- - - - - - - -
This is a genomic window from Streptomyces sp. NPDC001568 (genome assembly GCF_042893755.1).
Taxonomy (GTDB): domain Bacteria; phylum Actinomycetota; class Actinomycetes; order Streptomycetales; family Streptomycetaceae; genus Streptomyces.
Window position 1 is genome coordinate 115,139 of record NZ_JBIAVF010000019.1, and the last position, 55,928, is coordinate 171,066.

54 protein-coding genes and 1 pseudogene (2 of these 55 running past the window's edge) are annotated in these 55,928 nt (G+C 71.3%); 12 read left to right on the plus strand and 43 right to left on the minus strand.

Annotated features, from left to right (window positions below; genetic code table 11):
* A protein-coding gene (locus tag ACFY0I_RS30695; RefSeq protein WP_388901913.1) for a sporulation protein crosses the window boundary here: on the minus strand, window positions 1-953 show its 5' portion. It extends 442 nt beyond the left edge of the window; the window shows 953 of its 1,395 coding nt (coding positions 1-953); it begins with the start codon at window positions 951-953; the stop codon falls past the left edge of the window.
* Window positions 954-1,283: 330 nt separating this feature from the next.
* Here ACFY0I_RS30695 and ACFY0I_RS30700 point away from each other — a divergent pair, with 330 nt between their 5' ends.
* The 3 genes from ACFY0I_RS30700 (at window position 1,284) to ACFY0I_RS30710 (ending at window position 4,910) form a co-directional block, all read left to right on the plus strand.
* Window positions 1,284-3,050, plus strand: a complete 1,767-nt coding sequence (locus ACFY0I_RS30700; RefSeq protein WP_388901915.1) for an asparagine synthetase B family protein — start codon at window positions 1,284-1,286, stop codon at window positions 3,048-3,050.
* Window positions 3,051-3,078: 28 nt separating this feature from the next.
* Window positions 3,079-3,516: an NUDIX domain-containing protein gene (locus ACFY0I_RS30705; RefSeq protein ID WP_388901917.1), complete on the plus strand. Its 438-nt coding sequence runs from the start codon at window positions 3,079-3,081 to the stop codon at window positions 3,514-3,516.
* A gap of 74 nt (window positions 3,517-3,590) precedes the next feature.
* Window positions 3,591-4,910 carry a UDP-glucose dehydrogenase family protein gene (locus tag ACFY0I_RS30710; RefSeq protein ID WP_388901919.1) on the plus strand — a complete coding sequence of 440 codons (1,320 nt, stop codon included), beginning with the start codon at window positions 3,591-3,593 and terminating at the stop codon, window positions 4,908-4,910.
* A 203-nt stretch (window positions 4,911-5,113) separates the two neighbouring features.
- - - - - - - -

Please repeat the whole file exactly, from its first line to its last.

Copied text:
This is a genomic window from Streptomyces sp. NPDC001568 (genome assembly GCF_042893755.1).
Taxonomy (GTDB): domain Bacteria; phylum Actinomycetota; class Actinomycetes; order Streptomycetales; family Streptomycetaceae; genus Streptomyces.
Window position 1 is genome coordinate 115,139 of record NZ_JBIAVF010000019.1, and the last position, 55,928, is coordinate 171,066.

54 protein-coding genes and 1 pseudogene (2 of these 55 running past the window's edge) are annotated in these 55,928 nt (G+C 71.3%); 12 read left to right on the plus strand and 43 right to left on the minus strand.

Annotated features, from left to right (window positions below; genetic code table 11):
* A protein-coding gene (locus tag ACFY0I_RS30695; RefSeq protein WP_388901913.1) for a sporulation protein crosses the window boundary here: on the minus strand, window positions 1-953 show its 5' portion. It extends 442 nt beyond the left edge of the window; the window shows 953 of its 1,395 coding nt (coding positions 1-953); it begins with the start codon at window positions 951-953; the stop codon falls past the left edge of the window.
* Window positions 954-1,283: 330 nt separating this feature from the next.
* Here ACFY0I_RS30695 and ACFY0I_RS30700 point away from each other — a divergent pair, with 330 nt between their 5' ends.
* The 3 genes from ACFY0I_RS30700 (at window position 1,284) to ACFY0I_RS30710 (ending at window position 4,910) form a co-directional block, all read left to right on the plus strand.
* Window positions 1,284-3,050, plus strand: a complete 1,767-nt coding sequence (locus ACFY0I_RS30700; RefSeq protein WP_388901915.1) for an asparagine synthetase B family protein — start codon at window positions 1,284-1,286, stop codon at window positions 3,048-3,050.
* Window positions 3,051-3,078: 28 nt separating this feature from the next.
* Window positions 3,079-3,516: an NUDIX domain-containing protein gene (locus ACFY0I_RS30705; RefSeq protein ID WP_388901917.1), complete on the plus strand. Its 438-nt coding sequence runs from the start codon at window positions 3,079-3,081 to the stop codon at window positions 3,514-3,516.
* A gap of 74 nt (window positions 3,517-3,590) precedes the next feature.
* Window positions 3,591-4,910 carry a UDP-glucose dehydrogenase family protein gene (locus tag ACFY0I_RS30710; RefSeq protein ID WP_388901919.1) on the plus strand — a complete coding sequence of 440 codons (1,320 nt, stop codon included), beginning with the start codon at window positions 3,591-3,593 and terminating at the stop codon, window positions 4,908-4,910.
* A 203-nt stretch (window positions 4,911-5,113) separates the two neighbouring features.